On Monday, Spain’s Banco Bilbao Vizcaya Argentaria SA, shortly dubbed as BBVA, alongside its smaller regional rival Sabadell had issued a joint statement saying the lenders had been in an advanced-staged merger talk which in effect would create the second-largest domestic bank in Spain behind Banco Santander in terms of assets, marking up the latest among a string of moves to consolidate a struggling banking sector in the eurozone’s fourth-largest economy.
In point of fact, latest move from Bilbao-based BBVA, one of the largest financial services providers in the world primarily focused on Spain, Latin America, Turkey and Romania, came forth a month after Caixabank, the Spain’s third-largest lender by market valuation, had agreed to purchase Bankia in a €4.3 billion buyout deal, while a BBVA-Sabadell merger in effect would create a new entity having more than €600 billion in market valuation in Spain, based on Monday’s closing prices, Refinitiv data had revealed.
BBVA, Sabadell eye merger in latest consolidation of Spain’s banking sector
In tandem, if BBVA and Sabadell could reach a final accord over a potential merger deal, the newly formed entity would have a lump-sum of €860 billion in total assets, however, the merger would still remain miles behind the country’s largest lender Banco Santander which has a balance sheet worth of €1.5 trillion.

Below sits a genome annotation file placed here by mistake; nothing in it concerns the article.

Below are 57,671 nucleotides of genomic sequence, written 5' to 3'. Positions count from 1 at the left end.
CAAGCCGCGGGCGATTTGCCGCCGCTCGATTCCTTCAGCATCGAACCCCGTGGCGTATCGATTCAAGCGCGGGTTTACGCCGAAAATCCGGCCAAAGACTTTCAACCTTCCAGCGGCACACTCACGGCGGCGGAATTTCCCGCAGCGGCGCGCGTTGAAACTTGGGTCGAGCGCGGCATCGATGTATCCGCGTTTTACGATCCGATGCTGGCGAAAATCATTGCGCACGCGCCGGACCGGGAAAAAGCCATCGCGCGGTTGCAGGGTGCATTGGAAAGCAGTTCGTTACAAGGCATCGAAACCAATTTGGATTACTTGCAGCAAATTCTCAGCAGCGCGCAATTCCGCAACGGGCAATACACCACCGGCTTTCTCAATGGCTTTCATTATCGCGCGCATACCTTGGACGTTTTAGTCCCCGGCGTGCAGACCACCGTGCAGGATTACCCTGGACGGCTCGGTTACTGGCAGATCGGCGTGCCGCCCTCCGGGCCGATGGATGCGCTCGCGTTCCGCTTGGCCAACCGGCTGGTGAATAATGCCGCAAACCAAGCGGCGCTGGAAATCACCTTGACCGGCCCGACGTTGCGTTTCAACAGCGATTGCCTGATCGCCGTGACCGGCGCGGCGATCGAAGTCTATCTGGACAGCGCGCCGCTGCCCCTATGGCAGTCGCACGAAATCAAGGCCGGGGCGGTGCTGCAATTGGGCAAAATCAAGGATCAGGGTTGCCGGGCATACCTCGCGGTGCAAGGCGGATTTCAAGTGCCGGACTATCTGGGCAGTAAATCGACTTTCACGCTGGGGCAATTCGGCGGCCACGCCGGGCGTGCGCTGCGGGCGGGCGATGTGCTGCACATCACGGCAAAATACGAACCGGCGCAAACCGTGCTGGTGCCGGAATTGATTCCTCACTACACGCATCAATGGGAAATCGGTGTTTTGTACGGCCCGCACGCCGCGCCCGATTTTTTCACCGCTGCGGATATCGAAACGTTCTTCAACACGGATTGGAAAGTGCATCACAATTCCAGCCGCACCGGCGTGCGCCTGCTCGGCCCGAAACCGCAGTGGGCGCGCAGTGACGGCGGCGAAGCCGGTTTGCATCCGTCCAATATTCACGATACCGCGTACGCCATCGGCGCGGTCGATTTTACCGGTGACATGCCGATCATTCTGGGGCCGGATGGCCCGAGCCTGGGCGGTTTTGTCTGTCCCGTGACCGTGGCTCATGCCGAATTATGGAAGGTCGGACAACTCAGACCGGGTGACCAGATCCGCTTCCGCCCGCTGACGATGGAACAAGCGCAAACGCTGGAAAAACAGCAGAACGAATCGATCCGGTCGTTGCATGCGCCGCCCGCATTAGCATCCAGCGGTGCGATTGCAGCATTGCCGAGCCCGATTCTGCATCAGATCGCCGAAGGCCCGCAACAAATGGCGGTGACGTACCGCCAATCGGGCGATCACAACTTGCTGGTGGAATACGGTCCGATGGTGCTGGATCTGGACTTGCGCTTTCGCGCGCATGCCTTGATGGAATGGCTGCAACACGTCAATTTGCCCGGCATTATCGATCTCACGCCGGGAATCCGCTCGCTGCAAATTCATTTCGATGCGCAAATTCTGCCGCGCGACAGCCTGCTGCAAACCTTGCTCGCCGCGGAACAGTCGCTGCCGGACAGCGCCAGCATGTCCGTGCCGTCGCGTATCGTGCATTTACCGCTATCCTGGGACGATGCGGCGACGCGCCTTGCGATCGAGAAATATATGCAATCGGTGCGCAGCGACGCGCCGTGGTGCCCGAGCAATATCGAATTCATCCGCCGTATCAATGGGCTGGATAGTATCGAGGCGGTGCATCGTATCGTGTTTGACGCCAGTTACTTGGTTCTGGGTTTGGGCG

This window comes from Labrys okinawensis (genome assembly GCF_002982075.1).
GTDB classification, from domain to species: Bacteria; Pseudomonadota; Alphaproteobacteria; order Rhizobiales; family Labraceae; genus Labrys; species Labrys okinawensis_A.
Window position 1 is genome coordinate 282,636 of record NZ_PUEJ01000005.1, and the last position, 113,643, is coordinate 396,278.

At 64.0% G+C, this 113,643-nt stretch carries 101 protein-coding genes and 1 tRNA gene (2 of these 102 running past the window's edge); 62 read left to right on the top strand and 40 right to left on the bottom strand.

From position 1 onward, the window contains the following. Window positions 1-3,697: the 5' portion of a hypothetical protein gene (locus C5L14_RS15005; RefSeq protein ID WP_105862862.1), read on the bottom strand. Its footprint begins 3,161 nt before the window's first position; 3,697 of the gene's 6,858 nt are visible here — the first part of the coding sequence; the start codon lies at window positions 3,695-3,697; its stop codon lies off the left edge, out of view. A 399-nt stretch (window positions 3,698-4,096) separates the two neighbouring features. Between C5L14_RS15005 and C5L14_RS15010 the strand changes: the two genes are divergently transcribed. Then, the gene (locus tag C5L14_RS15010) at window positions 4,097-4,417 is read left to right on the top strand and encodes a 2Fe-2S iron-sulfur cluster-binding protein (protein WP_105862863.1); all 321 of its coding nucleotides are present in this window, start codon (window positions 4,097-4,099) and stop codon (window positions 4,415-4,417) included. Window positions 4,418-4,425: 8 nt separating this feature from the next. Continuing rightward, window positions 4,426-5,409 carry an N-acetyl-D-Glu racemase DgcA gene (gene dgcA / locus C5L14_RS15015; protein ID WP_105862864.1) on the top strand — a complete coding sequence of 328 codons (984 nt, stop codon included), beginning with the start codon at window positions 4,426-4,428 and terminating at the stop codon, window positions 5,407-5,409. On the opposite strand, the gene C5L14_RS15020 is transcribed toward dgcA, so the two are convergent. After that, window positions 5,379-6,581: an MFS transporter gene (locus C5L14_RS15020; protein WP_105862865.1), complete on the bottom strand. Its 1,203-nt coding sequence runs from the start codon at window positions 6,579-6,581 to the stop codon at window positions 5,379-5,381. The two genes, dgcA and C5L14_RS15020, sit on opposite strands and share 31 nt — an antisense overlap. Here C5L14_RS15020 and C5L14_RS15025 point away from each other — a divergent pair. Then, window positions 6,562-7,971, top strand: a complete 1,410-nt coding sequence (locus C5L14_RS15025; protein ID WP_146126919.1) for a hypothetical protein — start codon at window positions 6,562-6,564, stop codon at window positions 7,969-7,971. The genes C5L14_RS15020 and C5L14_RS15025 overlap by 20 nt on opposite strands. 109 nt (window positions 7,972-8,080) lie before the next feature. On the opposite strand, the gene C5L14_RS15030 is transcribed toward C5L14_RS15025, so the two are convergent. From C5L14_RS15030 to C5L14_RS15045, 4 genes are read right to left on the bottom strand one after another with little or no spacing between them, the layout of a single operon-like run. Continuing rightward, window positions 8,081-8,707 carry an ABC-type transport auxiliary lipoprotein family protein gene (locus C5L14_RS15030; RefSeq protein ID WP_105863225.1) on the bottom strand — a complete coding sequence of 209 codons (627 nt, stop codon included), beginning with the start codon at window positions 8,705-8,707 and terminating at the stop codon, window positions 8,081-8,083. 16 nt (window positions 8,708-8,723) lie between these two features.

Notably, BBVA-Sabadell merger talks were brought into light in an utterly critical period for the Spanish lenders, which had long been witnessing a muffled momentum amid a record low interest rate, while the latest pandemic-driven economic downturn coupled with a likely monetary policy easing from ECB (European Central Bank) at its December meeting, had compounded the narratives further, while a slew of Spanish lenders were forced to focus on an excruciating cost cut alongside potential mergers in order to stay afloat.
Meanwhile, adding that the lenders had been engaged in potential merger talks, but a final accord had yet to be agreed, BBVA said in a stock market filing earlier in the day, “The entities have initiated a reciprocal due diligence review process as is customary in this type of transactions and have appointed external advisers.
It is noted that no decision has been made in relation to the potential merger transaction and that there is no certainty as to whether any such decision will be made or, if that is the case, as to the terms and conditions of a potential transaction.
” Besides, on Monday’s market round off, Sabadell shares’ prices snowballed as much as 24.6 per cent to €0.41 apiece, while BBVA shares took an exploding dive of 15.3 per cent to wrap up the day at €3.65 per share.